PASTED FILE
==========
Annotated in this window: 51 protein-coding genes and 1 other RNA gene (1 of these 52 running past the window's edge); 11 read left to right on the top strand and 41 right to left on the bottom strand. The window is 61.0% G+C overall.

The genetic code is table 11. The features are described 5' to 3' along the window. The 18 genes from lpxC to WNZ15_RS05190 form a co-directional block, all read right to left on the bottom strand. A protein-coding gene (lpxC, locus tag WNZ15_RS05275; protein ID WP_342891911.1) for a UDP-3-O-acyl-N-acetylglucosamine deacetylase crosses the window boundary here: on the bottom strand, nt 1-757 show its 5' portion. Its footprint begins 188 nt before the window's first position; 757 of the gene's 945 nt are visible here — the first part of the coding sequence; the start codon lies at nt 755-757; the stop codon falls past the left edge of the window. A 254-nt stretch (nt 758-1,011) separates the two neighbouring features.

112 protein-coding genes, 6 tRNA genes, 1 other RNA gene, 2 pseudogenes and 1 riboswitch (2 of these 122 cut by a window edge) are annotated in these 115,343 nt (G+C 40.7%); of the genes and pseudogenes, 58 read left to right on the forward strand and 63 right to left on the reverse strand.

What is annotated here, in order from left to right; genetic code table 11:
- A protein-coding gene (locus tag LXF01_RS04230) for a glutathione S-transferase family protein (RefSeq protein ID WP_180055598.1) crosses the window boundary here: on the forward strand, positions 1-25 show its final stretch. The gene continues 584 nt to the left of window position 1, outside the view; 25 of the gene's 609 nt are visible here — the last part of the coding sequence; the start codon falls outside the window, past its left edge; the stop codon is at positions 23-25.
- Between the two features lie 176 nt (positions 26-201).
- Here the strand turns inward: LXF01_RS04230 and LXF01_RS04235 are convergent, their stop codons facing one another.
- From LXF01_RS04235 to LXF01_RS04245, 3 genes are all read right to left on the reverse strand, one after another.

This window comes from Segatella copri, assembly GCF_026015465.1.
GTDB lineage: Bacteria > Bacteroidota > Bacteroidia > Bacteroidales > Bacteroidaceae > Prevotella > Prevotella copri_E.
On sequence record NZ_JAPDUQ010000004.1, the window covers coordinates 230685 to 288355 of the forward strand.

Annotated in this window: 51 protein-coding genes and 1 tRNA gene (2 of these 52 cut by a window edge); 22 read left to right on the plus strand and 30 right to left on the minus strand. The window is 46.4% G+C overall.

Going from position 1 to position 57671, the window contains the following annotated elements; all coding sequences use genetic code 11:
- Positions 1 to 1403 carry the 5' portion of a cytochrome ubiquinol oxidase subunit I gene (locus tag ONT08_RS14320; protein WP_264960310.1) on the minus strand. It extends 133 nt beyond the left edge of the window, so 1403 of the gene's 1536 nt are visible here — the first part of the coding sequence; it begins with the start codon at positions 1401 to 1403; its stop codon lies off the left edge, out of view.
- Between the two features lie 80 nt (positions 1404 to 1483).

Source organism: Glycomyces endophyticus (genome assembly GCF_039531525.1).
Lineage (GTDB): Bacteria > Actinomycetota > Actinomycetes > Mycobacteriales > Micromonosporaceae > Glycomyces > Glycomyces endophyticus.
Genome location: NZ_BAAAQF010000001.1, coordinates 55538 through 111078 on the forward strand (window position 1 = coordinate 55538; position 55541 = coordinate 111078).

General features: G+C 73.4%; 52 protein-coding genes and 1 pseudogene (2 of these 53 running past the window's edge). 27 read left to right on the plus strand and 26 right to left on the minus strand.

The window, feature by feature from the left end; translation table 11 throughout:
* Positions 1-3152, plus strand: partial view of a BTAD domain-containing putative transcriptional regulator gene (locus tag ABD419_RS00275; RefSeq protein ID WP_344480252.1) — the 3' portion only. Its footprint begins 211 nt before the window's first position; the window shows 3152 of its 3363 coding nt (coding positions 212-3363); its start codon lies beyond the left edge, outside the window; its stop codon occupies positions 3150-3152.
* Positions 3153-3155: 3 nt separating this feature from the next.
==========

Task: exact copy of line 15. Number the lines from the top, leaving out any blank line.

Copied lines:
- Between the two features lie 80 nt (positions 1404 to 1483).